Patrick McInnes is growing desperate to find his best friend Pip the cockatiel. The 71-year-old was given the cockatiel as a gift from his children 15 years ago.

“We eat together, we go up to Starbucks together, yes so we did everything together,” McInnes said.

“I don’t really get company, my daughters have moved away, so it’s just me and her.”

But 10 days ago when McInnes tucked Pip in his vest and stepped out onto the balcony of his James Bay apartment, something spooked her and she took off flying.

“She was like the great escape, she flew the coop,” he said.

He usually has her on a leash he calls a “feather tether” when he takes her out in the neighbourhood but without it she’s gone, and he’s sick with worry.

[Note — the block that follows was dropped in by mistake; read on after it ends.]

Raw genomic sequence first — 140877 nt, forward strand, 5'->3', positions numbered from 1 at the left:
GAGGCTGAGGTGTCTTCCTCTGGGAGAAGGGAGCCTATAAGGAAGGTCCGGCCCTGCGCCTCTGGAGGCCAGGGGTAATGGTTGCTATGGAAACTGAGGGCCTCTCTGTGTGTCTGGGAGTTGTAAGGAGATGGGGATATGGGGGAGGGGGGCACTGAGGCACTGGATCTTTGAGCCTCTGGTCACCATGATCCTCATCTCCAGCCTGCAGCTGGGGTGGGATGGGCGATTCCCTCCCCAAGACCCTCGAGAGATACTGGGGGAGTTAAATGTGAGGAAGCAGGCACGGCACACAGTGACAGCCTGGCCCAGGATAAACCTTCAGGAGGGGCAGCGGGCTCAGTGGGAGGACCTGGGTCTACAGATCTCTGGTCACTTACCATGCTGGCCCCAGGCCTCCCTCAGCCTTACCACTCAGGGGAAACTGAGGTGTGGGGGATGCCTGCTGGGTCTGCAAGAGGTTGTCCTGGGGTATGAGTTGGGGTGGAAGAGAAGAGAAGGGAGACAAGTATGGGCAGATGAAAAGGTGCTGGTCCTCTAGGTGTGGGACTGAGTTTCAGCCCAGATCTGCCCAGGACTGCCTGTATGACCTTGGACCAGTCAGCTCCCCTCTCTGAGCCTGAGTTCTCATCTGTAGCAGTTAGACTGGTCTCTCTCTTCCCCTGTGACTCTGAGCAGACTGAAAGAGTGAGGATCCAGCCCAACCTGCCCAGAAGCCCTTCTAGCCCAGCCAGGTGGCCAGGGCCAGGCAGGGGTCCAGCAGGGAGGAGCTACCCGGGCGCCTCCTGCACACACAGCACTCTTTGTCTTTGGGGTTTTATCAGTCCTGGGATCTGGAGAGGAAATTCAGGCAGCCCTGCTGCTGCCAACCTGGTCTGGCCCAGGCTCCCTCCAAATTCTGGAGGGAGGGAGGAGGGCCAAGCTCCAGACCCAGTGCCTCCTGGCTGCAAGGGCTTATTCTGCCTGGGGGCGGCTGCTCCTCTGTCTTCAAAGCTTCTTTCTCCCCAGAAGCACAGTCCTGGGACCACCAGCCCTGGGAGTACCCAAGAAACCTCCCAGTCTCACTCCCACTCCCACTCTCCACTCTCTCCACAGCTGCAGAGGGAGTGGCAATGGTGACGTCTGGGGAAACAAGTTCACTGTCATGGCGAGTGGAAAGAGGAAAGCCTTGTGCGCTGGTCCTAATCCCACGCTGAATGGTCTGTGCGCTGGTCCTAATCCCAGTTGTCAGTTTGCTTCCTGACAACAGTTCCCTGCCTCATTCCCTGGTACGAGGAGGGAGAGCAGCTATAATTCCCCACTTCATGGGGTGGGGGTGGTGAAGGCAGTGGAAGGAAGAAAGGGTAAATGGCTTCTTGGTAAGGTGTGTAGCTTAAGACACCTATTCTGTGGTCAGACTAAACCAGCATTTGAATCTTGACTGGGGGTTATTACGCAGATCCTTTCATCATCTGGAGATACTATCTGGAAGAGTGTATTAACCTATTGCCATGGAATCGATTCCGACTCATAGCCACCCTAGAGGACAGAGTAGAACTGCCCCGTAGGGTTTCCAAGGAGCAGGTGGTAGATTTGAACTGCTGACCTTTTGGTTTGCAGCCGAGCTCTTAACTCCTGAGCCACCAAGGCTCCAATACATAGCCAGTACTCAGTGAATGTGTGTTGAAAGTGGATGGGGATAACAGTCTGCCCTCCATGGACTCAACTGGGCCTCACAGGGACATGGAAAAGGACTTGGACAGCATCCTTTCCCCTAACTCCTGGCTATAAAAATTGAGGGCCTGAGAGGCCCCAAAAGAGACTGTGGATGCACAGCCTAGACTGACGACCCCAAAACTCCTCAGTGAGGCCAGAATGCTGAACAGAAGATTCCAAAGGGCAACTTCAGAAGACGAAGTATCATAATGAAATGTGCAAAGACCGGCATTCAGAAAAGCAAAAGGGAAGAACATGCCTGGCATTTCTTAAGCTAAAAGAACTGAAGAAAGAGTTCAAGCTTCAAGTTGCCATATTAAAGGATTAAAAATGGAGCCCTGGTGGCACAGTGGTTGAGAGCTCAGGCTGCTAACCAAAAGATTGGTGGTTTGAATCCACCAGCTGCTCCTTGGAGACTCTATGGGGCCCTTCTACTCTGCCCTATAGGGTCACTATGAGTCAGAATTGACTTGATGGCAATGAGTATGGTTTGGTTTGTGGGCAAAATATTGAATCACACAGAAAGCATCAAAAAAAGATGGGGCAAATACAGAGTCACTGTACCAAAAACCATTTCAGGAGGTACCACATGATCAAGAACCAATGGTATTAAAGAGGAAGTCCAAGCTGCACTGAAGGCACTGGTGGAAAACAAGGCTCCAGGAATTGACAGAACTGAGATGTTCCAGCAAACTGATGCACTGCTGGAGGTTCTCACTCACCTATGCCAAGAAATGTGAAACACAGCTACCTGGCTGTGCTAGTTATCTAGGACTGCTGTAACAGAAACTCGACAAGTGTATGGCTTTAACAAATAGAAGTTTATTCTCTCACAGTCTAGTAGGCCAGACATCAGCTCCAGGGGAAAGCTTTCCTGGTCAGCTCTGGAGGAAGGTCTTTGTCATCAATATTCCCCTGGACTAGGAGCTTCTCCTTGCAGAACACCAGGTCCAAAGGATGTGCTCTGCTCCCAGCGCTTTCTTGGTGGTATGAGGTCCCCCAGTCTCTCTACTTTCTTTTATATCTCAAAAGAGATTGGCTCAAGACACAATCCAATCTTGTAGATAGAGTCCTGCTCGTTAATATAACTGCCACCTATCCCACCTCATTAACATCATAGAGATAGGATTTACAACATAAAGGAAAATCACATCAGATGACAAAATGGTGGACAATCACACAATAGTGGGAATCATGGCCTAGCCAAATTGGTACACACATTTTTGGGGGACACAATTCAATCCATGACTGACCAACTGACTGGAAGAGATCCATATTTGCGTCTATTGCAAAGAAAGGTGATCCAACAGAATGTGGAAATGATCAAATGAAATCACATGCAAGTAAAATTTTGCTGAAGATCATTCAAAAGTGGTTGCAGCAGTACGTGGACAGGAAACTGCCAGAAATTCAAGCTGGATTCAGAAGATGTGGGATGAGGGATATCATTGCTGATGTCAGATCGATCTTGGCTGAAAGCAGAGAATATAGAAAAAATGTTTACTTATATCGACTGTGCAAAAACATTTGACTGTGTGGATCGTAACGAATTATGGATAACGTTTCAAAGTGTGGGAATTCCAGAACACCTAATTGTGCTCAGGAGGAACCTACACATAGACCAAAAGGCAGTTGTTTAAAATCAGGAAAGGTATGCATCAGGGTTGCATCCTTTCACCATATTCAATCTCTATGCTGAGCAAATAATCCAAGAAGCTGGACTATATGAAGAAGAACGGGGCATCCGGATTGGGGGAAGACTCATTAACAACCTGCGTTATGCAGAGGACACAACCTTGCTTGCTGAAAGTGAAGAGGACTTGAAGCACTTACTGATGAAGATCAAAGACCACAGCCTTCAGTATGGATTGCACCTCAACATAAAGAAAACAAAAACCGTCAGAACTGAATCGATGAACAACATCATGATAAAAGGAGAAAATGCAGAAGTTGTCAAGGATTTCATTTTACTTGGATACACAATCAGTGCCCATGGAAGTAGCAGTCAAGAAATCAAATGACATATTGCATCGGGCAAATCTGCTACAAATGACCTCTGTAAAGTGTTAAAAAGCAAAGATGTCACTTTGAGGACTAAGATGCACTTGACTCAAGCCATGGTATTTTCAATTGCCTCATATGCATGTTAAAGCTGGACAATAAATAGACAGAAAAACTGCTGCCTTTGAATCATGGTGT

“She’s got this big mouth and she’s liable to attract predators plus the yellow, like a bullseye, however you know she’s pretty feisty and she can get under bushes and everything and hide that way perhaps,” McInnes said.

Pet experts say cockatiels are a popular pet known to create close bonds with their owners.

“They have big personalities, they bond really well with their owners, they’re very very affectionate creatures,” said Angela Eastman at Victoria’s Creatures Pet Store.

Eastman says the good news is they’re also pretty hearty birds and can survive in cooler temperatures. If Pip is still alive, she has a good guess where you might spot her.

“Always always, especially around the neighbourhood where it was lost, watch the wild bird seed feeders around the neighbourhood,” she said.

Patrick McInnes has been searching online ads, and has contacted the group ROAM. He also searches every day, particularly in the early morning and evening, trying to find his feathered friend.

“I can feel her on my shoulder once in a while, I swear I saw her, every tweet, every noise, I’m out on the balcony, up at 2 a.m.” he said.

If you have seen a cockatiel in the James Bay or Beacon Hill Park areas in the past 10 days contact ROAM at 778-977-6260.

April Lawrence